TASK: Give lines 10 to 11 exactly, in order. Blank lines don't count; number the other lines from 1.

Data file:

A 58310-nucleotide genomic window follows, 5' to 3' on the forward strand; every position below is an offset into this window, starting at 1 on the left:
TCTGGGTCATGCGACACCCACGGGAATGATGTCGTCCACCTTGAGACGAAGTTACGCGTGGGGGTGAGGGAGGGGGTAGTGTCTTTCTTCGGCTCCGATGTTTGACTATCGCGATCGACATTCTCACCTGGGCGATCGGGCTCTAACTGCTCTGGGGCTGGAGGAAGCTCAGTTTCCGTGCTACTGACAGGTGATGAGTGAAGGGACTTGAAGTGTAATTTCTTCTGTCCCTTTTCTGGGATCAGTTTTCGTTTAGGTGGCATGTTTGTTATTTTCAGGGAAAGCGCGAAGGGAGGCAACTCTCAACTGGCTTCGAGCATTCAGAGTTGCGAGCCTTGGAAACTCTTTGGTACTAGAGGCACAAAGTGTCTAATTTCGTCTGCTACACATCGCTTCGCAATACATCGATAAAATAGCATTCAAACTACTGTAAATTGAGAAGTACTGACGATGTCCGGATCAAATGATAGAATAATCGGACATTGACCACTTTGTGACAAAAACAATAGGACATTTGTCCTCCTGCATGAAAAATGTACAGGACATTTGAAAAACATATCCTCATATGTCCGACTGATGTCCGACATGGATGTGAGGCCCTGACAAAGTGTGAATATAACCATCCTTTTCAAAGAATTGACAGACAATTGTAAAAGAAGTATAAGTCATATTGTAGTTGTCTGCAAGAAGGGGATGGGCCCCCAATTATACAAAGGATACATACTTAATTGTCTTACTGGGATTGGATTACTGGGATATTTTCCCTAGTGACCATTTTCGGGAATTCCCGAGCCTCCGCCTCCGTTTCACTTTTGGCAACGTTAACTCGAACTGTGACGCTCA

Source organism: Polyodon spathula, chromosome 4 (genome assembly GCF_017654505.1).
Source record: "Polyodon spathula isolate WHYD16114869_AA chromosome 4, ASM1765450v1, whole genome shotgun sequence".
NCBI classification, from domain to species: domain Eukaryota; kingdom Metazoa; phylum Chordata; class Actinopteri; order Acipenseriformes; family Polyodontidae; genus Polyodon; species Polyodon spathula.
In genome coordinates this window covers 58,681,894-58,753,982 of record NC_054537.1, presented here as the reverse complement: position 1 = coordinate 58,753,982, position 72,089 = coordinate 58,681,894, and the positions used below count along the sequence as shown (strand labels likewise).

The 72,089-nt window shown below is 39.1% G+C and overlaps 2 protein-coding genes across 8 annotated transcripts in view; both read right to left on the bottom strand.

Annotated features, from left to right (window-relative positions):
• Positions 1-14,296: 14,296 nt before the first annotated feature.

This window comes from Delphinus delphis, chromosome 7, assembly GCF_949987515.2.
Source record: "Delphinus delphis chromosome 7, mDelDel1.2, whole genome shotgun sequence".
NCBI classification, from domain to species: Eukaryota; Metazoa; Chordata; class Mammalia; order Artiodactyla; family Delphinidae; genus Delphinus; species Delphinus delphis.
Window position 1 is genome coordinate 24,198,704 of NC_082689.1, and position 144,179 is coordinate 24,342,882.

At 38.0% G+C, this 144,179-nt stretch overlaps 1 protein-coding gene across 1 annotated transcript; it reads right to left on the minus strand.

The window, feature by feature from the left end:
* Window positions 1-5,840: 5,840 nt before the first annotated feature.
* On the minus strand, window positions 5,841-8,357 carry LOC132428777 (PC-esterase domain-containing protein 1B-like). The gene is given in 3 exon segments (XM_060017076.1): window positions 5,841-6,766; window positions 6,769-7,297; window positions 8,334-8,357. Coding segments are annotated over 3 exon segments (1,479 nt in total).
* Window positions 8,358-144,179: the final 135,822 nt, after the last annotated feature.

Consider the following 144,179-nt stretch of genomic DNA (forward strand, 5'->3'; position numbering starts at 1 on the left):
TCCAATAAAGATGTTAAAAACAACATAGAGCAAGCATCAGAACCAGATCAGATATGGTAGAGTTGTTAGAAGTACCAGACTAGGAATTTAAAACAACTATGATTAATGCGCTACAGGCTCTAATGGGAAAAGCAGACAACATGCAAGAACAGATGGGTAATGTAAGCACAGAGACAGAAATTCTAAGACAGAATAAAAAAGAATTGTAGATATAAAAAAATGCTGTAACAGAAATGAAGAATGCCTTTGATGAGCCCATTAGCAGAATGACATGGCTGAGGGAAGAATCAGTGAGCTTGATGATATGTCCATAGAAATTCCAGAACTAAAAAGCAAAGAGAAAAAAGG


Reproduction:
This window comes from Delphinus delphis, chromosome 7, assembly GCF_949987515.2.
Source record: "Delphinus delphis chromosome 7, mDelDel1.2, whole genome shotgun sequence".